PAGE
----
Last night, the UK Parliament voted in favour of bombing ISIS in Syria (10.16pm, December 2, London.). And in so doing they showed what democracy is about. There were passionate, well-argued speeches on both sides — but not by either leader. Both Cameron and Corbyn seemed lightweight and political in comparison to Alec Salmond, David Davis and Caroline Lucas against the airstrikes, Margaret Beckett and Dan Jarvis for the strikes, and above all shadow foreign secretary Hilary Benn, in favour of air-strikes and against his own leader’s position. Benn put the government to shame, and made a coherent, impassioned moral case for intervention.
In some ways, this vote won’t make that much difference: Britain is already bombing ISIS in Iraq and Britain’s contribution is relatively small. In other words, this is a vote for an extension of military action that’s already taking place. However, as a symbolic gesture it was important, and the debate itself was important because so many lives are at stake.
There are strong arguments against air strikes. Doubtless strikes will not win the war. Doubtless innocents will be killed. Doubtless other means need to be better explored, such as cutting off money and arms supplies. And without doubt, the Prime Minister’s reasoning was muddled, mealy-mouthed and — as usual for David Cameron — just not serious enough for the occasion.
What is more, Western interventions in the Middle East have had disastrous consequences — not just in the past 20 years but since at least the 1880s.
Yet the argument in favour is also strong. A genocide is taking place. Innocents are already being tortured, raped, enslaved and slaughtered. Our allies, the French, have directly asked for our help. There is a “clear and present” danger to British citizens from ISIS. The UN has passed a mandate asking nations to use all means necessary to “eradicate the safe haven they have established in Iraq and Syria”. ISIS has declared war on the West.
When it came to the time, the Moon came into aspect with the Saturn-Neptune square. MPs voted with their hearts not their heads. Both sides were trying to find a way to combine compassion and practicality, the overwhelming emotional need to act.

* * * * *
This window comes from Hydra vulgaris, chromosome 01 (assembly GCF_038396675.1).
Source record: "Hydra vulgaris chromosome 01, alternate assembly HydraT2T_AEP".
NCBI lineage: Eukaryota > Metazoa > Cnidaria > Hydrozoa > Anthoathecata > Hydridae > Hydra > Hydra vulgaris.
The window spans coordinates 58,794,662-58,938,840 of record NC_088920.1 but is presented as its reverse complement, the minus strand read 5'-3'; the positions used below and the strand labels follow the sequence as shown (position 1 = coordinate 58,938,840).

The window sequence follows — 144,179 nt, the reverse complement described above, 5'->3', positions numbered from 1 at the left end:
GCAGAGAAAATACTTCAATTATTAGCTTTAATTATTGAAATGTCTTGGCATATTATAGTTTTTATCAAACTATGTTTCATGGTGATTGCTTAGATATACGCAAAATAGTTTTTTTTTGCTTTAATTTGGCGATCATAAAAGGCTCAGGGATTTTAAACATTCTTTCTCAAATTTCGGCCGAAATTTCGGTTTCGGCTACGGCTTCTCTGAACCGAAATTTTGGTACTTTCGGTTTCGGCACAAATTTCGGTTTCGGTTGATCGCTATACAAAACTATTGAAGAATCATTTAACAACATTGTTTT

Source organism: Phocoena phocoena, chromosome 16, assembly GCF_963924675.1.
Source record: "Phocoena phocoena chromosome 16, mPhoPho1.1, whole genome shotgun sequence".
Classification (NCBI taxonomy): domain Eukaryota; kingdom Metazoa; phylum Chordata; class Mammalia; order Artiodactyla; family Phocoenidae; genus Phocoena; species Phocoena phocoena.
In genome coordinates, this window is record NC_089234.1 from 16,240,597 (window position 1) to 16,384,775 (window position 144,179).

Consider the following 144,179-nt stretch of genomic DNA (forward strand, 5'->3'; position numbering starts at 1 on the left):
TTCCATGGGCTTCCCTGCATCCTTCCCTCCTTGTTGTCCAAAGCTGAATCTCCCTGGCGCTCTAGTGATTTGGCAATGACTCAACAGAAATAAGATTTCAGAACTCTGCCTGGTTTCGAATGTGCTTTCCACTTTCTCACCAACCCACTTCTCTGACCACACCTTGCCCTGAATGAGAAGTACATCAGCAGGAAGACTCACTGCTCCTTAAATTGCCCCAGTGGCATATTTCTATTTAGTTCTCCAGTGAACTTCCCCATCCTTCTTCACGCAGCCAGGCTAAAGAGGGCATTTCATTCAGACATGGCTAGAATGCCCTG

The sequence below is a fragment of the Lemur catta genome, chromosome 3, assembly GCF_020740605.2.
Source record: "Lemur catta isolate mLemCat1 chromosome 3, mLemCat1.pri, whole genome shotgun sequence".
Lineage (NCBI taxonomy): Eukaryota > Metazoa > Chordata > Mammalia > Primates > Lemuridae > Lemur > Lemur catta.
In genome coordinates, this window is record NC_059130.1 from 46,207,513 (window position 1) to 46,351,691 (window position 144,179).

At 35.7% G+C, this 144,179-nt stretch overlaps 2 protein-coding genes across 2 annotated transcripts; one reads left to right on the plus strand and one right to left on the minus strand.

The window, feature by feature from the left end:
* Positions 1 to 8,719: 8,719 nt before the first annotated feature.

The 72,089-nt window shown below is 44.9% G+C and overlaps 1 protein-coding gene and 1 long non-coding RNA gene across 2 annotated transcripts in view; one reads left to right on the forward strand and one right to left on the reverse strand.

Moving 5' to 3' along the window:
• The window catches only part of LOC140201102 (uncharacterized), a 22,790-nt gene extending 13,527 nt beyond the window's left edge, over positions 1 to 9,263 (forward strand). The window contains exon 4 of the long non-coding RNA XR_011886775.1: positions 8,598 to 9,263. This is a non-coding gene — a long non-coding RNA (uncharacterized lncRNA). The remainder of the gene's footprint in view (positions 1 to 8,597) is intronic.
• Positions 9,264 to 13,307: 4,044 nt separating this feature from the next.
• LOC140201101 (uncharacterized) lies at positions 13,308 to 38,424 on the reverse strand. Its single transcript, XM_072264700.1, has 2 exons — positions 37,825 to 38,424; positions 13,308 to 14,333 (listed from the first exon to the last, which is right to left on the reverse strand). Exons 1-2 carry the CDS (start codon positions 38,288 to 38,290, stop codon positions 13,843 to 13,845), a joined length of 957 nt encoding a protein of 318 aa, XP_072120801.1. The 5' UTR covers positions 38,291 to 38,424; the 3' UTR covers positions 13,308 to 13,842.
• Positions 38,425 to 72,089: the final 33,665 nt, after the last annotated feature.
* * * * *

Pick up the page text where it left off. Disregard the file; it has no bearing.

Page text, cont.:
If you are a pacifist, of course, you believe no war is just. But if you believe that war is sometimes justified, then ought this to be one of those times? If Britain turns away when France asks for her help, then who are our allies? If we turn away from the Yazidis, the Christians and the Muslims being slaughtered, raped and orphaned by ISIS, then where is our compassion? If we ignore the testimonies of the millions of people fleeing the region, then what is the quality of our mercy?
The failure to intervene in Rwanda cost many, many lives. Without intervention in Bosnia, how many more people would have died in concentration camps? Without military intervention by Britain, Sierra Leone might still be a horror show.
On the other hand, interventions in Afghanistan, Libya and Iraq have made bad situations worse. Who can forget the pictures of Abu Ghraib and Guatanamo? Would we be in this position at all, asking these questions without the disastrous Iraqi War?
In the UK chart, Mars, the planet of war, has just crossed into the first house. The country has buckled on its armour, and done what it does best — have a heated debate (Mars in Libra).
December looks like a battleground. Mars last night started a journey from raging Lilith — an exact conjunction took place during the debate — to square Pluto, the planet of annihilation on December 6 — to oppose Uranus, the planet of war in the air, on December 11.
Mars in Libra is a time when enemies come out into the open, when allies join together to go to war. It’s the warrior in the sign of negotiation and peace. Libra is the sign of debate, and last night the debate was a sharp, pointed and fierce. Normal roles go topsy. Pacifists go to war and soldiers negotiate. The militancy of the anti-war campaigners in this country is a case in point. For more on Mars in Libra, click here.
This is a position in which Mars is awkward (or special), but he will soon be made more comfortable by the arrival of Venus into Scorpio on December 5, which will put the two planets in mutual reception. They will strengthen each other. Venus, the planet of harmony and balance, will be in Scorpio, one of Mars’s own signs. There may be a shedding of any attempt at diplomacy, or the diplomacy will become hidden.
The most important planet to look at in a time of war may be Pallas Athena, the asteroid of strategy. She is closing in on Pluto, and will conjoin the Dark Lord on December 11, the same day as the opposition from Mars to Uranus — and also the New Moon in fiery Sagittarius, the only astrological sign that bears arms. Pallas, we hope, brings wisdom and far-sightedness to the equation, but will she be eclipsed by Pluto’s rage, or will she temper it?
I don’t think any of this looks good. What is more, Mercury, the messenger and planet of flight, is also involved, racing from Sagittarius into the arms of Pluto on December 19. Mercury is often a trigger that brings sleeping giants to life.
I have written about these energies on a personal level for the horoscopes and endeavoured to highlight the positive aspects this holiday season — and there are some. But on the whole, I don’t like the look of December. It looks volatile, explosive and dangerous.